Prime Minister Benjamin Netanyahu convened the Likud faction on Sunday which unanimously approved the Plesner Committee conclusions after tens of thousands of Israelis called for equal share of the burden on Saturday.
Netanyahu now needs to pour substance into a new bill replacing the Tal Law and is faced with the ultimate test: Will be put forward a bill that will revolutionize national draft or will he opt for a softened bill that will appease the haredim?
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Various Likud Knesset members demanded adjustments to the recommendations, primarily the incorporation of Arab-Israelis in the IDF. Meanwhile, the protest leaders discussed their next steps.
Netanyahu opened the meeting by saying, "The new bill must change reality, gradually increase the number of those who serve and be handled responsibly to maintain national unity.
"I fully understand those who serve and their families. Everyone must share the burden. We shall give positive incentives to those who serve and negative ones to those who evade draft. Draft dodgers will not receive the same as those who serve. We are doing this 64 years after the issue wasn't handled properly. This is a historic change."
Tens of thousands protested on Saturday (Photo: Yaron Brener)
The Likud faction approved the following principles as a basis for a new bill to be decided by Netanyahu and Shaul Mofaz in an upcoming meeting:
- Imposing the principle of universal service on all Israeli citizens.
- Imposing personal liability on anyone trying to evade the service.
- Offering those serving in the IDF incentives, including shorter service.
- Formulating an effective enforcement system against those violating draft directives.
- Mandating the draft of ultra-Orthodox men.
- Applying the principle of universal service to the Arab sector. National Service opportunities will be decided by the end of the year and legislation will be completed by March 2013. A note was inserted on behalf of the Likud saying there is reason for the delay.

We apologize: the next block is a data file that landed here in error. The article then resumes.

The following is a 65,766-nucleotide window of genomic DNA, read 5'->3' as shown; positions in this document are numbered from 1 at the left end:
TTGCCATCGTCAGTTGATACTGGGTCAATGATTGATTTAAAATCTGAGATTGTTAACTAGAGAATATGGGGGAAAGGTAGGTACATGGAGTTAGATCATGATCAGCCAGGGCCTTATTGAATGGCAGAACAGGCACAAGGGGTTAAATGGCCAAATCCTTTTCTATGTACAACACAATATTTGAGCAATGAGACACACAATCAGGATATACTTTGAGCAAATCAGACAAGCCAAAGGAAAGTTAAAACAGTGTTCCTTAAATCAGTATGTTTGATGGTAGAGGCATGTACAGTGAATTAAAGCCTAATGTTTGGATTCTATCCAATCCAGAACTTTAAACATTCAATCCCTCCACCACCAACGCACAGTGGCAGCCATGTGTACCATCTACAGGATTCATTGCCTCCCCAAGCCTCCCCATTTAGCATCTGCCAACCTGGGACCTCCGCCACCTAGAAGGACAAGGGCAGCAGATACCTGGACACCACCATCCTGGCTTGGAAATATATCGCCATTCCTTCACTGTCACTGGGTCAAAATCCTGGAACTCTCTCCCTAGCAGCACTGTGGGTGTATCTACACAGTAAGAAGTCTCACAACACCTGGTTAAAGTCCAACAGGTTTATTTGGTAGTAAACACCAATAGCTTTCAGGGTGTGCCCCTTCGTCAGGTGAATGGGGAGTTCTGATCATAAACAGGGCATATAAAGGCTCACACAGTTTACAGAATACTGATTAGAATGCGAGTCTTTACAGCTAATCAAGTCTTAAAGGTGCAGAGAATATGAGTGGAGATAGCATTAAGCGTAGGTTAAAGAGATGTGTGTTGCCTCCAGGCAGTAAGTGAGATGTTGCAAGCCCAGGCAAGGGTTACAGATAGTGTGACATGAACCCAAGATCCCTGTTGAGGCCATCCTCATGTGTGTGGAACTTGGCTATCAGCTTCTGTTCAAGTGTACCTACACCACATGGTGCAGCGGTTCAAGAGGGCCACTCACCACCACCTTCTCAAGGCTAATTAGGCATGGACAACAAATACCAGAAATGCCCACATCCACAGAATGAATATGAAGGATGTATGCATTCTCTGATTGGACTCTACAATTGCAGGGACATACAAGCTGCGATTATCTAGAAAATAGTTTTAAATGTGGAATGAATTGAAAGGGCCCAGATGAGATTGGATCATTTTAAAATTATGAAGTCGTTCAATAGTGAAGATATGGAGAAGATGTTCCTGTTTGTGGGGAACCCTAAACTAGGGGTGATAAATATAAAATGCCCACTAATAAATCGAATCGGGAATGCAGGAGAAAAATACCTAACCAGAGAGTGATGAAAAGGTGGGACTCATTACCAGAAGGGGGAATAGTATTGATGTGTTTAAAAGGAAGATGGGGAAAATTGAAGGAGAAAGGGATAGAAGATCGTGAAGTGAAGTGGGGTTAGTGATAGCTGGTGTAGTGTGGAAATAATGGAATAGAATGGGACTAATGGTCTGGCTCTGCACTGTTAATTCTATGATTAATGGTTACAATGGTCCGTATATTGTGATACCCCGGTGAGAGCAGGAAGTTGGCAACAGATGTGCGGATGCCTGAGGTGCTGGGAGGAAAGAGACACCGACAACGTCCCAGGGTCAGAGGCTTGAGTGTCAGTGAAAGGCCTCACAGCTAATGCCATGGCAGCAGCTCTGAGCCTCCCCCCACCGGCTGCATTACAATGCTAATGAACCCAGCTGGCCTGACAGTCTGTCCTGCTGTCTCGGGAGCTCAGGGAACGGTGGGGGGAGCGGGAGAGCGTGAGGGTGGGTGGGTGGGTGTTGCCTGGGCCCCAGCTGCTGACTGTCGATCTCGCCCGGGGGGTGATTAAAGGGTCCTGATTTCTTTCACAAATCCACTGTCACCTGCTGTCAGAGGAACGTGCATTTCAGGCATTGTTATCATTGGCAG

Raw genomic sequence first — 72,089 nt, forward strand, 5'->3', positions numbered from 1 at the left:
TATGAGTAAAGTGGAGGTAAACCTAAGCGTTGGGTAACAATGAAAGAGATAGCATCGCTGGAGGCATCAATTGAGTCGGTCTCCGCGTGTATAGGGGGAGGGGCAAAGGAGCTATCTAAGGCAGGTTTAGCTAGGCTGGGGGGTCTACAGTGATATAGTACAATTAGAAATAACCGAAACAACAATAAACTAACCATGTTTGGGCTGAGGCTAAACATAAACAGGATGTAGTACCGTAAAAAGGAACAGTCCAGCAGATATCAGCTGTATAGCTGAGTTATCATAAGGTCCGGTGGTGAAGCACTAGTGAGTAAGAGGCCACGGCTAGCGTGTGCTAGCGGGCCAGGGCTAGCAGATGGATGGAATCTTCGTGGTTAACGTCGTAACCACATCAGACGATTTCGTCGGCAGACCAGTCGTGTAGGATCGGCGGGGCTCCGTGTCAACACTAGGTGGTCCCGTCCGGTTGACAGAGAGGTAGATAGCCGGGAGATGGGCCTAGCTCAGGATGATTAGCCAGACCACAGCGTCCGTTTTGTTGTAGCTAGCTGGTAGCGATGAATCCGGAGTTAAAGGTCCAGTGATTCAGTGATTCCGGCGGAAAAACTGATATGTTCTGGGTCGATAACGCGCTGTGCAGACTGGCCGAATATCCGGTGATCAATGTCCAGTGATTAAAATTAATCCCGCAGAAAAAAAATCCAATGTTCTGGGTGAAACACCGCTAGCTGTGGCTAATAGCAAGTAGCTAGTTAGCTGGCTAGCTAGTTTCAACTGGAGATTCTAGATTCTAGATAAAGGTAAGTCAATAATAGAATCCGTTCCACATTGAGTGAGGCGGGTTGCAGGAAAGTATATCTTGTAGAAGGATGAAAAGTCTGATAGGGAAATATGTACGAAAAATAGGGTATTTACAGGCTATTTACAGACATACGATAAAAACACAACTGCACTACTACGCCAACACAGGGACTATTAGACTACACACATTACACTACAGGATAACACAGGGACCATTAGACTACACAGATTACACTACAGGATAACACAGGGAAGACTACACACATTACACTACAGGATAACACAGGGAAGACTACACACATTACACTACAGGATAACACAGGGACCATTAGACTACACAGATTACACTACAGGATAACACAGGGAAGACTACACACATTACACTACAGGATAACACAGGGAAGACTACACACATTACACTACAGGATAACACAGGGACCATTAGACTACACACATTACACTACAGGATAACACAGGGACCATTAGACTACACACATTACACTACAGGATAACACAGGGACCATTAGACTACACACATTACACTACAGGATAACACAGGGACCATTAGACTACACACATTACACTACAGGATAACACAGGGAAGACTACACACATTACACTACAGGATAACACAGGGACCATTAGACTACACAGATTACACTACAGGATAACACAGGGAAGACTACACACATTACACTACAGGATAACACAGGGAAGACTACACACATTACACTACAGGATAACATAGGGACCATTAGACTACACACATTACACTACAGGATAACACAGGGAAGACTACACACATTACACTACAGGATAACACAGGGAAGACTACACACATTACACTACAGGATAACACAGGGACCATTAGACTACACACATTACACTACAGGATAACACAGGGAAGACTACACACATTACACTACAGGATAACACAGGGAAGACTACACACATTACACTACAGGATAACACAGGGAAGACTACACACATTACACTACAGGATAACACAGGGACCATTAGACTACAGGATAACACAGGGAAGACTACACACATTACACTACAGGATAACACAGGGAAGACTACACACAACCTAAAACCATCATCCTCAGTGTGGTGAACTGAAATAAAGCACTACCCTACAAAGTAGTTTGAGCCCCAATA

Prior to the meeting, Deputy Minister Gila Gamliel said that the Plesner report fails to aptly address large segments of society such as women. She said she will move to implement a report discussing the enlistment of women to the IDF.
After the meeting Netanyahu and Mofaz agreed to establish a team that will formulate the bill with the aim of presenting it at the next cabinet meeting. The team includes Vice Premier Moshe Ya'alon and Yohanan Plesner and will also consult with representatives from the Defense, Finance and Justice ministries as well as civil service officials. There will be no haredi or Arab representatives.
Netanyahu said that in order for it to succeed, integration must be carried out gradually and in such a way that doesn't divide the nation. "Minister Mofaz and I agreed on establishing a team to formulate the bill. We shall historically transform the division of the burden and maintain national unity," Netanyahu said.
Members of the equal share of the burden campaign appeared unfazed by the news. "This is the same pattern we saw in the past few months. Time is running out before the Tal Law expires – there is no more time for teams and spins."
The leaders of the campaign met to discuss their next step after Saturday's mass protest in Tel Aviv. They stressed four fundamental principles:
- Quotas of 1,000 outstanding yeshiva students who will be allowed to continue their studies while the rest enlist
- Substantial sanctions on draft-dodgers
- Enlistment at the age of 18
- Rewards for those serving in the IDF
"If the bill contains these principles we shall endorse it, and if not we shall hold another rally in two weeks," Itay Benhorin said. It was also decided to promote the principles at the Knesset in the coming days. National Student Union chairman Itzik Shmuli said that the students will work to keep the issue on the public agenda.
Protest leaders meet to discuss next step (Photo: Benny Deutsch)
Meanwhile, Yisrael Beiteinu party has said that it will oppose the new draft bill. "This is not the law we want. It's not from age 18 and it's not a general draft. We will not support the bill," the party announced.
Earlier, Chairman of the Joint Camp movement Idan Miller, said: "If the prime minister passes the Plesner Committee's recommendations verbatim at the Likud faction meeting and initiates quick legislation that will incorporate these recommendations, we shall regard it as a major triumph for our campaign."
He continued, "However, if the prime minister continues his political tricks, establishes another committee and tries to root out the Plesner recommendations which already represent major concessions to the haredim, we shall oppose. We shall get the masses back to the streets as we demonstrated yesterday."
Attila Somfalvi and Shahar Chai contributed to this report
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